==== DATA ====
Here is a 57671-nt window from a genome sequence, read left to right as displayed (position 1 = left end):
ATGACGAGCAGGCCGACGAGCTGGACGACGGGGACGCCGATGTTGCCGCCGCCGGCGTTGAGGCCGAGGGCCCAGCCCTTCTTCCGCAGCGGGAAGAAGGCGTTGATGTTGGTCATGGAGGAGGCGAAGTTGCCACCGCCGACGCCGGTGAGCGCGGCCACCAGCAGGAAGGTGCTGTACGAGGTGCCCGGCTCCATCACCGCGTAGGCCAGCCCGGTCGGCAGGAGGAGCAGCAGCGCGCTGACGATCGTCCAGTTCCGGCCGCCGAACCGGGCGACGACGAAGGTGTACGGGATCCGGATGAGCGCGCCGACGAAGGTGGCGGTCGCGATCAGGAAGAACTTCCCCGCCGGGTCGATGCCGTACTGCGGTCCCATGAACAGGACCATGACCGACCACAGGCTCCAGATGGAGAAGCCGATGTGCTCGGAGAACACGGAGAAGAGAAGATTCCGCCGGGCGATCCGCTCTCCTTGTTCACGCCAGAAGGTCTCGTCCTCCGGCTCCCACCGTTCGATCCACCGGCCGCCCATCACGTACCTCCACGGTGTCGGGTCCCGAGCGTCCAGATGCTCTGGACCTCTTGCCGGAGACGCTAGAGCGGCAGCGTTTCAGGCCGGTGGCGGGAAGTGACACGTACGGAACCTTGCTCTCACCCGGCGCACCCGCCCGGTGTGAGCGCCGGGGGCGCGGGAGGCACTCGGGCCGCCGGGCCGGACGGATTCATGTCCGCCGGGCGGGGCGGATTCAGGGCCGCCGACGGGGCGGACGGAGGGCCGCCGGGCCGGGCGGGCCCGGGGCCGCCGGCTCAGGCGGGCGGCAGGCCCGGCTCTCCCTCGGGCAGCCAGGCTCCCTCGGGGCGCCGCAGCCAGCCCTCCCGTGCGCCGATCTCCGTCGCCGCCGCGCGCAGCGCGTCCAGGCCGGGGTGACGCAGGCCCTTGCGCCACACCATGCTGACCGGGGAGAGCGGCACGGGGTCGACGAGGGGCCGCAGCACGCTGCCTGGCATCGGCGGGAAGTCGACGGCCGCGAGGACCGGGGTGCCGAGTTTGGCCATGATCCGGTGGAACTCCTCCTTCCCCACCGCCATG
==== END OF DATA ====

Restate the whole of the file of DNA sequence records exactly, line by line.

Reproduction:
Here is a 57671-nt window from a genome sequence, read left to right as displayed (position 1 = left end):
ATGACGAGCAGGCCGACGAGCTGGACGACGGGGACGCCGATGTTGCCGCCGCCGGCGTTGAGGCCGAGGGCCCAGCCCTTCTTCCGCAGCGGGAAGAAGGCGTTGATGTTGGTCATGGAGGAGGCGAAGTTGCCACCGCCGACGCCGGTGAGCGCGGCCACCAGCAGGAAGGTGCTGTACGAGGTGCCCGGCTCCATCACCGCGTAGGCCAGCCCGGTCGGCAGGAGGAGCAGCAGCGCGCTGACGATCGTCCAGTTCCGGCCGCCGAACCGGGCGACGACGAAGGTGTACGGGATCCGGATGAGCGCGCCGACGAAGGTGGCGGTCGCGATCAGGAAGAACTTCCCCGCCGGGTCGATGCCGTACTGCGGTCCCATGAACAGGACCATGACCGACCACAGGCTCCAGATGGAGAAGCCGATGTGCTCGGAGAACACGGAGAAGAGAAGATTCCGCCGGGCGATCCGCTCTCCTTGTTCACGCCAGAAGGTCTCGTCCTCCGGCTCCCACCGTTCGATCCACCGGCCGCCCATCACGTACCTCCACGGTGTCGGGTCCCGAGCGTCCAGATGCTCTGGACCTCTTGCCGGAGACGCTAGAGCGGCAGCGTTTCAGGCCGGTGGCGGGAAGTGACACGTACGGAACCTTGCTCTCACCCGGCGCACCCGCCCGGTGTGAGCGCCGGGGGCGCGGGAGGCACTCGGGCCGCCGGGCCGGACGGATTCATGTCCGCCGGGCGGGGCGGATTCAGGGCCGCCGACGGGGCGGACGGAGGGCCGCCGGGCCGGGCGGGCCCGGGGCCGCCGGCTCAGGCGGGCGGCAGGCCCGGCTCTCCCTCGGGCAGCCAGGCTCCCTCGGGGCGCCGCAGCCAGCCCTCCCGTGCGCCGATCTCCGTCGCCGCCGCGCGCAGCGCGTCCAGGCCGGGGTGACGCAGGCCCTTGCGCCACACCATGCTGACCGGGGAGAGCGGCACGGGGTCGACGAGGGGCCGCAGCACGCTGCCTGGCATCGGCGGGAAGTCGACGGCCGCGAGGACCGGGGTGCCGAGTTTGGCCATGATCCGGTGGAACTCCTCCTTCCCCACCGCCATG